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J Couns Psychol. 2015 Jul;62(3):453-463. doi: 10.1037/cou0000071. Epub 2015 Mar 23.

Mediators between self-criticism and depression: Fear of compassion, self-compassion, and importance to others.

Author information

1
POSTECH Counseling Center, Pohang University of Science and Technology.
2
Counseling and Student Personnel Psychology, Department of Educational Psychology, University of Minnesota-Twin Cities.

Abstract

This study was an investigation of the relationships between internalized self-criticism and depression and between comparative self-criticism and depression as these relationships are mediated by the fear of self-compassion, fear of compassion from others, self-compassion, and the perception that one is important to others. To examine these relationships, data were gathered via online survey methods from 206 university students at a large public Midwestern university in the United States. The Self-Criticism/Compassion Mediation Model, in which internalized and comparative self-criticism were both modeled to predict depression, was built and tested via structural equation modeling (SEM). In the presence of 4 competing models, this model effectively modeled relationships among the study variables. In the Self-Criticism/Compassion Mediation Model, the fear of self-compassion, and the perception that one is important to others serially mediated the relationship between comparative self-criticism and depression. Additionally, self-compassion partially mediated both the relationship between internalized self-criticism and depression, and the relationship between comparative self-criticism and depression. Implications include the use of the model as a guide to developing evidence-based practice for highly self-critical, depressed clients.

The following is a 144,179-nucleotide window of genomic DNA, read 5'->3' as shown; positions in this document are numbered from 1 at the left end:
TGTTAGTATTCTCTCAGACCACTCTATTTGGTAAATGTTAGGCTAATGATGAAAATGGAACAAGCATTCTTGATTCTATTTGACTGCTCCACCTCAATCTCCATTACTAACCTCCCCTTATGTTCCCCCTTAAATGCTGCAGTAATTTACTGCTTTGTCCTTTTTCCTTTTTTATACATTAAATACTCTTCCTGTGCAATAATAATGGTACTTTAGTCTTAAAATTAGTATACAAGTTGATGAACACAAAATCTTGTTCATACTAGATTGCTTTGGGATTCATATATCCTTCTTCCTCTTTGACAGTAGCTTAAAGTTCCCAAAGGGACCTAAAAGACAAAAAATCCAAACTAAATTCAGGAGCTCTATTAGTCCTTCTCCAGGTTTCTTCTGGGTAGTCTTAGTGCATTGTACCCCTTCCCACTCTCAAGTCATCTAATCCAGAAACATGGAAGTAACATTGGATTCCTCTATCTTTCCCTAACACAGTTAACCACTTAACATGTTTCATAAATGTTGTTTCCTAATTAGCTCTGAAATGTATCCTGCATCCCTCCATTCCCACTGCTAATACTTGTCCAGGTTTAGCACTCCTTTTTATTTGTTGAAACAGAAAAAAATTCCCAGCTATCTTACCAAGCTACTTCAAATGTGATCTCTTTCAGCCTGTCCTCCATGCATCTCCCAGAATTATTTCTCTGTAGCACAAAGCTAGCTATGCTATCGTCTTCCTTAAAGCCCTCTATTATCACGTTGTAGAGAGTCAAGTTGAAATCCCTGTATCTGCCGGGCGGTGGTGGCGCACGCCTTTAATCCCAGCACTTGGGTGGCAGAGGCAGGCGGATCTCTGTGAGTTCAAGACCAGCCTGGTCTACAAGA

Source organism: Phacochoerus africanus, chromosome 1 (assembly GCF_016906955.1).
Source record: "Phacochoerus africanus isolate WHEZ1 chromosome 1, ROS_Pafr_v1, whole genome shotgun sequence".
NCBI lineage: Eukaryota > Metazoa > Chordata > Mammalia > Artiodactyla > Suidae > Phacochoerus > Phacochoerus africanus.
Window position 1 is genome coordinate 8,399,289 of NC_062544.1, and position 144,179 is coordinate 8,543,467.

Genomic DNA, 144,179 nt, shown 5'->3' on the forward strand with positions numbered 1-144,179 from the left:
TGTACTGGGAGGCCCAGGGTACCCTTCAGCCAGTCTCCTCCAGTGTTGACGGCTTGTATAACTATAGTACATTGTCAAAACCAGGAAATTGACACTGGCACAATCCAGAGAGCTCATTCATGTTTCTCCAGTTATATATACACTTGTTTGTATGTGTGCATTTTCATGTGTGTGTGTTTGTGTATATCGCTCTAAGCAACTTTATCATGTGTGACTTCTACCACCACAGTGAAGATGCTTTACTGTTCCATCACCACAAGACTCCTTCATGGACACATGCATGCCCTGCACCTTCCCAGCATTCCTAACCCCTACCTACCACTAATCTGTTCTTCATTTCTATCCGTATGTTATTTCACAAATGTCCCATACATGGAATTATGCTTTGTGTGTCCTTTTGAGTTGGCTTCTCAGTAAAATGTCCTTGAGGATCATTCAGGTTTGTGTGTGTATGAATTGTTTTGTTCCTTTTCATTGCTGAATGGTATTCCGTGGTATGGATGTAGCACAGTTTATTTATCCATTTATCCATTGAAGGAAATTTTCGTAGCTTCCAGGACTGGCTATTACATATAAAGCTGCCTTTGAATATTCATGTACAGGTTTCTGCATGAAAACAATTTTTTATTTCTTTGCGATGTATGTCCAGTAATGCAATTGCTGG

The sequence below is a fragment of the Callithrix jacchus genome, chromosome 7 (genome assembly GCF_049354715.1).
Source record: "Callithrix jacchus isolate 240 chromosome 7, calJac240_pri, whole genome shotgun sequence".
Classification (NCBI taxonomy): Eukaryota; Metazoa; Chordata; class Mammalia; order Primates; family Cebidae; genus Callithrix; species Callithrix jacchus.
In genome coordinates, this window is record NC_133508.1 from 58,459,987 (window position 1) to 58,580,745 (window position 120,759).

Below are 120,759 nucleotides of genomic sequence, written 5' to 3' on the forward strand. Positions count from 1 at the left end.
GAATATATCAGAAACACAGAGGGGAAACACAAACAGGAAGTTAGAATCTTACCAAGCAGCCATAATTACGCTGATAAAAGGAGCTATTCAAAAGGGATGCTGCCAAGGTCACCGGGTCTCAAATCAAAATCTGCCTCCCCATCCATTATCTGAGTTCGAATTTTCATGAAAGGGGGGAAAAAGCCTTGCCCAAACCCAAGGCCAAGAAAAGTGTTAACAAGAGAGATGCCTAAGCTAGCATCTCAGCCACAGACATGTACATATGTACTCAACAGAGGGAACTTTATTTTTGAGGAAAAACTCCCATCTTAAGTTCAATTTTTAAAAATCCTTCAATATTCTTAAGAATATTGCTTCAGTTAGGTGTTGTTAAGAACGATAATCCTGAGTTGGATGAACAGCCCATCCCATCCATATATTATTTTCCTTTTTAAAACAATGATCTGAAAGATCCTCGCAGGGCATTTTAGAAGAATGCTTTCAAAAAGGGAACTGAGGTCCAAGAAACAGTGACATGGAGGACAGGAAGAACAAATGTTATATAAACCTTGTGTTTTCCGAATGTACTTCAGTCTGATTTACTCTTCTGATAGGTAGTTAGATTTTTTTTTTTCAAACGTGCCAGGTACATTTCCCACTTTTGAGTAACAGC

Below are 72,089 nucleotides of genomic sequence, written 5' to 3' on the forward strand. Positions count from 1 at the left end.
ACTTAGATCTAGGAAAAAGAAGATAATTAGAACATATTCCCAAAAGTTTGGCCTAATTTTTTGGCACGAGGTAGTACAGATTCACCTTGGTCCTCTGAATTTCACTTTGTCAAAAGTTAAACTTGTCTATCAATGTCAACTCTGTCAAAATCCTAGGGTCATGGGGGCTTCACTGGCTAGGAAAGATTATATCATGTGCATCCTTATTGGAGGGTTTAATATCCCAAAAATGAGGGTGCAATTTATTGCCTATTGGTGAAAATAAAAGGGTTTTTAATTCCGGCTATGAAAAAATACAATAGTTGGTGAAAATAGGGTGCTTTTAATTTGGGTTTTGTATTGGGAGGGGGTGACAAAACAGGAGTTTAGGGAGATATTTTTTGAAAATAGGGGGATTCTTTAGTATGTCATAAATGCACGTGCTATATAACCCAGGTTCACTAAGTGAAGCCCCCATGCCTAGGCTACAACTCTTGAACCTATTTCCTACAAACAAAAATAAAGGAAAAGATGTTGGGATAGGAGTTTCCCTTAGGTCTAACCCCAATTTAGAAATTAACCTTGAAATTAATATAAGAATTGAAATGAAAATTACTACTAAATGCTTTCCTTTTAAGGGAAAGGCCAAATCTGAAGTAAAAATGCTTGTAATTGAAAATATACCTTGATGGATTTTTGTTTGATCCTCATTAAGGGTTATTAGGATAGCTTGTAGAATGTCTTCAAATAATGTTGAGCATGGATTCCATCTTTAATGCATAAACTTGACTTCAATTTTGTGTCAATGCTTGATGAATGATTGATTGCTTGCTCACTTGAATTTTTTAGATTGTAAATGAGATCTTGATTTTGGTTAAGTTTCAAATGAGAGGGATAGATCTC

PMID:
25798874
DOI:
10.1037/cou0000071
[Indexed for MEDLINE]

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